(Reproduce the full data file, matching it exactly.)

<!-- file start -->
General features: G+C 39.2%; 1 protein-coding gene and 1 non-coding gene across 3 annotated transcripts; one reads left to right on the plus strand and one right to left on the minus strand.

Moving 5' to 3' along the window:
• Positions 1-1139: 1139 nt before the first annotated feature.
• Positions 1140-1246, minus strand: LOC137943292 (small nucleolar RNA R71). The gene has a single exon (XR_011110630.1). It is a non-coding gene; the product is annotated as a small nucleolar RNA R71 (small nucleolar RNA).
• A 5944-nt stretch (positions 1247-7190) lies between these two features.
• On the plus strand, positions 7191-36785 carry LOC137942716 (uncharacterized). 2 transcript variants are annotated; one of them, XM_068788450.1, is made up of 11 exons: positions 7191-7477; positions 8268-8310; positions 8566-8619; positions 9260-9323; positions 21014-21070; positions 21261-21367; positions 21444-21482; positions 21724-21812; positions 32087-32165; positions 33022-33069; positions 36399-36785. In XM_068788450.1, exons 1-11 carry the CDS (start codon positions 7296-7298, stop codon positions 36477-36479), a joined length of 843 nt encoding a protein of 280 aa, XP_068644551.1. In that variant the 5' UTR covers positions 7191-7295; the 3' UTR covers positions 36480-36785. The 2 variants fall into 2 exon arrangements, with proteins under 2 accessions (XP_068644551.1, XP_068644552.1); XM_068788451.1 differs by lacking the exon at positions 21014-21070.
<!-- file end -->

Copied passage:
General features: G+C 39.2%; 1 protein-coding gene and 1 non-coding gene across 3 annotated transcripts; one reads left to right on the plus strand and one right to left on the minus strand.

Moving 5' to 3' along the window:
• Positions 1-1139: 1139 nt before the first annotated feature.
• Positions 1140-1246, minus strand: LOC137943292 (small nucleolar RNA R71). The gene has a single exon (XR_011110630.1). It is a non-coding gene; the product is annotated as a small nucleolar RNA R71 (small nucleolar RNA).
• A 5944-nt stretch (positions 1247-7190) lies between these two features.
• On the plus strand, positions 7191-36785 carry LOC137942716 (uncharacterized). 2 transcript variants are annotated; one of them, XM_068788450.1, is made up of 11 exons: positions 7191-7477; positions 8268-8310; positions 8566-8619; positions 9260-9323; positions 21014-21070; positions 21261-21367; positions 21444-21482; positions 21724-21812; positions 32087-32165; positions 33022-33069; positions 36399-36785. In XM_068788450.1, exons 1-11 carry the CDS (start codon positions 7296-7298, stop codon positions 36477-36479), a joined length of 843 nt encoding a protein of 280 aa, XP_068644551.1. In that variant the 5' UTR covers positions 7191-7295; the 3' UTR covers positions 36480-36785. The 2 variants fall into 2 exon arrangements, with proteins under 2 accessions (XP_068644551.1, XP_068644552.1); XM_068788451.1 differs by lacking the exon at positions 21014-21070.